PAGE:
Hurricane Jose remained well off the Carolina coast on Sunday as Tropical Storm Lee sputtered out into a depression, but for the second time this month eyes turned to a third storm simultaneously spinning in the tropics.
Maria became the 13th tropical storm to be named in the Atlantic when a disturbance north of French Guiana swirled into a depression and then a storm Saturday afternoon. Twenty-four hours later, forecasters were predicting Maria would become a major hurricane as she made a bee-line for Caribbean islands already ravaged by Hurricane Irma in a path that appeared at first to be similar to her predecessor.
“Maria is expected to strengthen and affect portions of the Leeward Islands as a hurricane early this week, bringing dangerous wind, storm surge and rainfall hazards,” according to a National Hurricane Center update late Sunday morning. “Hurricane and tropical storm warnings have been issued for portions of the Leeward Islands...”
The warnings were anticipated to extend “northward and westward” into Sunday night.
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“Maria could also affect the British and U.S. Virgin Islands and Puerto Rico by midweek as a dangerous major hurricane,” the NHC warned.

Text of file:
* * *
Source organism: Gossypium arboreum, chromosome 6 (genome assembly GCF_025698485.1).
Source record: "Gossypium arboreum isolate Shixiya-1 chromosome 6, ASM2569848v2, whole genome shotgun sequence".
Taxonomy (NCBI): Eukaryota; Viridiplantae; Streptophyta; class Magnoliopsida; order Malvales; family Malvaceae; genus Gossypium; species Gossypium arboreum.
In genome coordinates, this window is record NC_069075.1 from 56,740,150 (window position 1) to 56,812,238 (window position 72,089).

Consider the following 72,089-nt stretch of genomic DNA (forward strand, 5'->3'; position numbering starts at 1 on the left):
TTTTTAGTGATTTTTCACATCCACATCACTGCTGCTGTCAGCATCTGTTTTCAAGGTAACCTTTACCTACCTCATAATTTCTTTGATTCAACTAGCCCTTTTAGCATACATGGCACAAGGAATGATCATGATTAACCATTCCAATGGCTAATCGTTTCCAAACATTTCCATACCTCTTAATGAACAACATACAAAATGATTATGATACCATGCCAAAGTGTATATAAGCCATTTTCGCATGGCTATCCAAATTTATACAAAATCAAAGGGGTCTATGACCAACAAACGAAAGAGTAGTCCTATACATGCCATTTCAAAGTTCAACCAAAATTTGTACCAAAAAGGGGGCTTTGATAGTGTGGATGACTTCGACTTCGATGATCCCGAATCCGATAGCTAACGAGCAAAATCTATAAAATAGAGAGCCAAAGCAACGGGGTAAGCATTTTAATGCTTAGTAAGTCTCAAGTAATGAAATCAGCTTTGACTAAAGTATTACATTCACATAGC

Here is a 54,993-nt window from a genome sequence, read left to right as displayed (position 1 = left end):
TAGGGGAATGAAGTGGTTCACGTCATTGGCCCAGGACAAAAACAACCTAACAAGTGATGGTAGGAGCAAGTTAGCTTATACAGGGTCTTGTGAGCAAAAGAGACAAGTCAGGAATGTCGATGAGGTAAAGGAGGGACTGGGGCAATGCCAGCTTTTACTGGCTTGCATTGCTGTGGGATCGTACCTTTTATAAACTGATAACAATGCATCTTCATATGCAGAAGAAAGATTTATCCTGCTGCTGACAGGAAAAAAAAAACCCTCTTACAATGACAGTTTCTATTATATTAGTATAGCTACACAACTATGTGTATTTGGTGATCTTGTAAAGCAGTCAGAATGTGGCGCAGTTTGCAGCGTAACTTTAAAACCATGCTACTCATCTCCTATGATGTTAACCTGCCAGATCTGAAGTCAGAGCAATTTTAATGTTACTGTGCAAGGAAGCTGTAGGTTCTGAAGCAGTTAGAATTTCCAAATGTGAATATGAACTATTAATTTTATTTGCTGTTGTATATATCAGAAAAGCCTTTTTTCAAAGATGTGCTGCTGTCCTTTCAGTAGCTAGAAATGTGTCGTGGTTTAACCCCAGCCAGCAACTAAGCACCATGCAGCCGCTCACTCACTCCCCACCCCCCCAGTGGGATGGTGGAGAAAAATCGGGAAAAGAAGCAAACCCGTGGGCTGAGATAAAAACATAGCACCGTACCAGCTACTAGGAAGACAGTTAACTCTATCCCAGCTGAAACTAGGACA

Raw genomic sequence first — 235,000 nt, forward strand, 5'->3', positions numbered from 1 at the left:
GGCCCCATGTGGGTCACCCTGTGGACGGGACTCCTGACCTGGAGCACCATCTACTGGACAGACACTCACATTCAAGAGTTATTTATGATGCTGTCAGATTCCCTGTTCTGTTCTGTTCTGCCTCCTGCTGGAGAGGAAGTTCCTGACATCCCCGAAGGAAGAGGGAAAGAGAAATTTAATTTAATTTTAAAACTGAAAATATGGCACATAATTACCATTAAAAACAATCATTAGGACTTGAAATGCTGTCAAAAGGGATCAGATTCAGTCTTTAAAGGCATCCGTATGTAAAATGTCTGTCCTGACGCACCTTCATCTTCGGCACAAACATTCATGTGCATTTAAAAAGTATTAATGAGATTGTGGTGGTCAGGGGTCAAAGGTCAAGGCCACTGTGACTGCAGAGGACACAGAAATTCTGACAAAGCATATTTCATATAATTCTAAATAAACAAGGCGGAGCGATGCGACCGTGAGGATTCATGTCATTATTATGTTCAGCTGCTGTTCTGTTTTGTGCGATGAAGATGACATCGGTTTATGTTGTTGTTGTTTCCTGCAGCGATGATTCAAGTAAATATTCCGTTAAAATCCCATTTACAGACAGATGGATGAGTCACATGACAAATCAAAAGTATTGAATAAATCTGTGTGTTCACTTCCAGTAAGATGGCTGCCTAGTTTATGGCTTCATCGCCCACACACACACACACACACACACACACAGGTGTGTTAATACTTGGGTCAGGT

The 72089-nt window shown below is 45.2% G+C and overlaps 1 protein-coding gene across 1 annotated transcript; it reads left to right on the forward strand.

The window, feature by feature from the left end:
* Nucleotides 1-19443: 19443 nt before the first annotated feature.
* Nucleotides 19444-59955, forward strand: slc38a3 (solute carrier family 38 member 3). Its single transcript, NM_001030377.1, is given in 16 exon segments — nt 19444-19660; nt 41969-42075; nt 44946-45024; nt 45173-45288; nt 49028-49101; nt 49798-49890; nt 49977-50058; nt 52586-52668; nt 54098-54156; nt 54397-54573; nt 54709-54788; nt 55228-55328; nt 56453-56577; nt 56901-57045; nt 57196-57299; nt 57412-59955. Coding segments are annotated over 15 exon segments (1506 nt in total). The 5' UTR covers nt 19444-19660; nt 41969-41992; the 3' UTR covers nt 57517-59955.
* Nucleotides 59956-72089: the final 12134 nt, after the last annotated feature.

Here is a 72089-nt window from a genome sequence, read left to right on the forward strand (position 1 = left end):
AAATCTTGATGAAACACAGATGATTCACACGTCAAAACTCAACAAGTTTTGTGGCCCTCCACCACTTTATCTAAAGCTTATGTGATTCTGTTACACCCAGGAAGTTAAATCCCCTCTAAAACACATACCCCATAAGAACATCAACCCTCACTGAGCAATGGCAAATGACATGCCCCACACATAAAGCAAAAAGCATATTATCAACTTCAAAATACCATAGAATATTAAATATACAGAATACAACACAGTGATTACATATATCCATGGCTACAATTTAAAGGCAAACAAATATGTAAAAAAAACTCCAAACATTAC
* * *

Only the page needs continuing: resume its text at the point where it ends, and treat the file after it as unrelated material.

But just where Maria will go from there remained a mystery on Sunday.
“Friday, we’ll know by then if it’s going to take a turn out in the Atlantic or if it affects the east coast,” said Stephen Keebler, a meteorologist with the National Weather Service in Wilmington, N.C.
Wherever Maria goes, chances are we’ll feel it in the surf.
A high rip current risk was in effect Sunday for coastal Horry and Georgetown counties as Hurricane Jose churned well off of the Carolina coast as a category 1 storm lumbering towards the cooler, storm-weakening waters of New England.
“Swells generated by Jose are affecting Bermuda, the Bahamas and much of the U.S. east coast,” according to a separate NHC update Sunday morning. “These swells are likely to cause dangerous surf and rip current conditions for the next several days in these areas.”
Surf conditions are expected to start improving later Tuesday, Keebler said, providing a “brief respite” for the marine community before Maria starts making her splash in the surf midweek.
“The regular forecast looks pretty benign this week,” Keebler said, but “all eyes will continue to be on the tropics.”
At least one storm, however, seems to no longer pack a threat.
With Jose and Maria gaining strength over the weekend, Lee was the “runt of the litter,” Keebler said. The runt had weakened to a tropical depression Sunday morning and is forecast to dissipate in the coming days.
Three storms simultaneously spinning in the tropics is not necessarily a rare sight during peak hurricane season, Keebler said, especially for a season foreseen to be so busy.